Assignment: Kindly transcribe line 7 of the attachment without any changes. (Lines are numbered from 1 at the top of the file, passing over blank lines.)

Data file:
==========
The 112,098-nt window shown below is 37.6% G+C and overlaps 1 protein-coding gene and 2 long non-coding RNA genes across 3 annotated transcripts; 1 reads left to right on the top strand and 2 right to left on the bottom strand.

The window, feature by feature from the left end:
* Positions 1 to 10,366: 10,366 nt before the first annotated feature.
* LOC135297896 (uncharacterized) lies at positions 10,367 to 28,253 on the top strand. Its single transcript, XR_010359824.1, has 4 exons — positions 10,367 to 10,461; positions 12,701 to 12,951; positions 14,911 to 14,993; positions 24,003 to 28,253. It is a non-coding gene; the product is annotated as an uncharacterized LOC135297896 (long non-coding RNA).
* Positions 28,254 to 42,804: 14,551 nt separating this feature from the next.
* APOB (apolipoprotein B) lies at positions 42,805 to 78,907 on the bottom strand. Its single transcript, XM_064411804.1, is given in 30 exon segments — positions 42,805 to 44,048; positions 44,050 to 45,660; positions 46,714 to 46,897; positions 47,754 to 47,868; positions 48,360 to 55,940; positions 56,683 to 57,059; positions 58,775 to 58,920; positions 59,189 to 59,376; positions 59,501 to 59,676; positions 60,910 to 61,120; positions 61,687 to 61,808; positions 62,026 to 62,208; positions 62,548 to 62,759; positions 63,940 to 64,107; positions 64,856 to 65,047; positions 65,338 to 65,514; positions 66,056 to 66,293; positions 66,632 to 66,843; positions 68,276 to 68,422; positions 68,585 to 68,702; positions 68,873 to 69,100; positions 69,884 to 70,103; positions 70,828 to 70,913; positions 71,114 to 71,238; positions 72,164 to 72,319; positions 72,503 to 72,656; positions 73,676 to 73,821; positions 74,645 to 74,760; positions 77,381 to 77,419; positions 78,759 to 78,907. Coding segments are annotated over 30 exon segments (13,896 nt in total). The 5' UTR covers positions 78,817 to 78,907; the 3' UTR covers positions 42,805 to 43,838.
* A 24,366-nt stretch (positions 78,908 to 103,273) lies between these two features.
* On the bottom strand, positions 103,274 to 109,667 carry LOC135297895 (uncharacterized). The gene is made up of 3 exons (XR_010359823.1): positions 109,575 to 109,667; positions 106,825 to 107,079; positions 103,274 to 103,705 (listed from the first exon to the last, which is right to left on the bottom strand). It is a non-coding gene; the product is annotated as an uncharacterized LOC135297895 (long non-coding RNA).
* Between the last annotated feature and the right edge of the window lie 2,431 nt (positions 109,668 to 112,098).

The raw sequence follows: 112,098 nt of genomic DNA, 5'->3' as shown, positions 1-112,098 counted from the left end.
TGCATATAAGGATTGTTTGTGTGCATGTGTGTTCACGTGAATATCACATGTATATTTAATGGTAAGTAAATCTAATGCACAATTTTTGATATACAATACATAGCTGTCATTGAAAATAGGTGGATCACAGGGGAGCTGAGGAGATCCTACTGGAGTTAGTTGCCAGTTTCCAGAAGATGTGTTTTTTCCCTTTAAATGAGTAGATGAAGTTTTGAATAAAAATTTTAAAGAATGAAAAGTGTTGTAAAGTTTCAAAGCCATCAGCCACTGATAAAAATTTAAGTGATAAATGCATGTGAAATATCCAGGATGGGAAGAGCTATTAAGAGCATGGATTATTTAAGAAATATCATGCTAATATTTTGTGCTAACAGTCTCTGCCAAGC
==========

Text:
* A 24,366-nt stretch (positions 78,908 to 103,273) lies between these two features.